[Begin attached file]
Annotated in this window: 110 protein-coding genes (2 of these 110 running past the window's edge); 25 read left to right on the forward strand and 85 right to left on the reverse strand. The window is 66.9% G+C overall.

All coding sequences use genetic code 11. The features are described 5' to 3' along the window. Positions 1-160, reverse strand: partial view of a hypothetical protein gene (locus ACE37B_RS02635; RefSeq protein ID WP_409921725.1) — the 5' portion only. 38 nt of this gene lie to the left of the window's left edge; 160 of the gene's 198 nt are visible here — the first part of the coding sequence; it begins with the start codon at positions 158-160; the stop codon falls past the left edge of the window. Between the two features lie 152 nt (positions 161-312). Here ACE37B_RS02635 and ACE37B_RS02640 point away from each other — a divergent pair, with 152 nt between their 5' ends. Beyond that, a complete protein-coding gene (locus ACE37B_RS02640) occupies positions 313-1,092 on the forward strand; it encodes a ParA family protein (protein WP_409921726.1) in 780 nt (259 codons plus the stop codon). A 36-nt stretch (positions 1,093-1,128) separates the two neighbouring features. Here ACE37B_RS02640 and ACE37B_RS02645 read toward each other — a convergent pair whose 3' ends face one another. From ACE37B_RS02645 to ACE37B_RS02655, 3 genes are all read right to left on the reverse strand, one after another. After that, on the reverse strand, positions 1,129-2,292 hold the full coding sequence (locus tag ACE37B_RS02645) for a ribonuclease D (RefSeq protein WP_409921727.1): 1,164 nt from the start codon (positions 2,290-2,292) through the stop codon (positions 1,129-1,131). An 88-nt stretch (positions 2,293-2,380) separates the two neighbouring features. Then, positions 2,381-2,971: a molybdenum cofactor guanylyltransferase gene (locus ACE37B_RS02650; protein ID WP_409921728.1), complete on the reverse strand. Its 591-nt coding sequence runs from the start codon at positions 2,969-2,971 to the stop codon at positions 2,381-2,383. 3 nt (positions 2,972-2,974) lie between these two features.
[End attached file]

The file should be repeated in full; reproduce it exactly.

Annotated in this window: 110 protein-coding genes (2 of these 110 running past the window's edge); 25 read left to right on the forward strand and 85 right to left on the reverse strand. The window is 66.9% G+C overall.

All coding sequences use genetic code 11. The features are described 5' to 3' along the window. Positions 1-160, reverse strand: partial view of a hypothetical protein gene (locus ACE37B_RS02635; RefSeq protein ID WP_409921725.1) — the 5' portion only. 38 nt of this gene lie to the left of the window's left edge; 160 of the gene's 198 nt are visible here — the first part of the coding sequence; it begins with the start codon at positions 158-160; the stop codon falls past the left edge of the window. Between the two features lie 152 nt (positions 161-312). Here ACE37B_RS02635 and ACE37B_RS02640 point away from each other — a divergent pair, with 152 nt between their 5' ends. Beyond that, a complete protein-coding gene (locus ACE37B_RS02640) occupies positions 313-1,092 on the forward strand; it encodes a ParA family protein (protein WP_409921726.1) in 780 nt (259 codons plus the stop codon). A 36-nt stretch (positions 1,093-1,128) separates the two neighbouring features. Here ACE37B_RS02640 and ACE37B_RS02645 read toward each other — a convergent pair whose 3' ends face one another. From ACE37B_RS02645 to ACE37B_RS02655, 3 genes are all read right to left on the reverse strand, one after another. After that, on the reverse strand, positions 1,129-2,292 hold the full coding sequence (locus tag ACE37B_RS02645) for a ribonuclease D (RefSeq protein WP_409921727.1): 1,164 nt from the start codon (positions 2,290-2,292) through the stop codon (positions 1,129-1,131). An 88-nt stretch (positions 2,293-2,380) separates the two neighbouring features. Then, positions 2,381-2,971: a molybdenum cofactor guanylyltransferase gene (locus ACE37B_RS02650; protein ID WP_409921728.1), complete on the reverse strand. Its 591-nt coding sequence runs from the start codon at positions 2,969-2,971 to the stop codon at positions 2,381-2,383. 3 nt (positions 2,972-2,974) lie between these two features.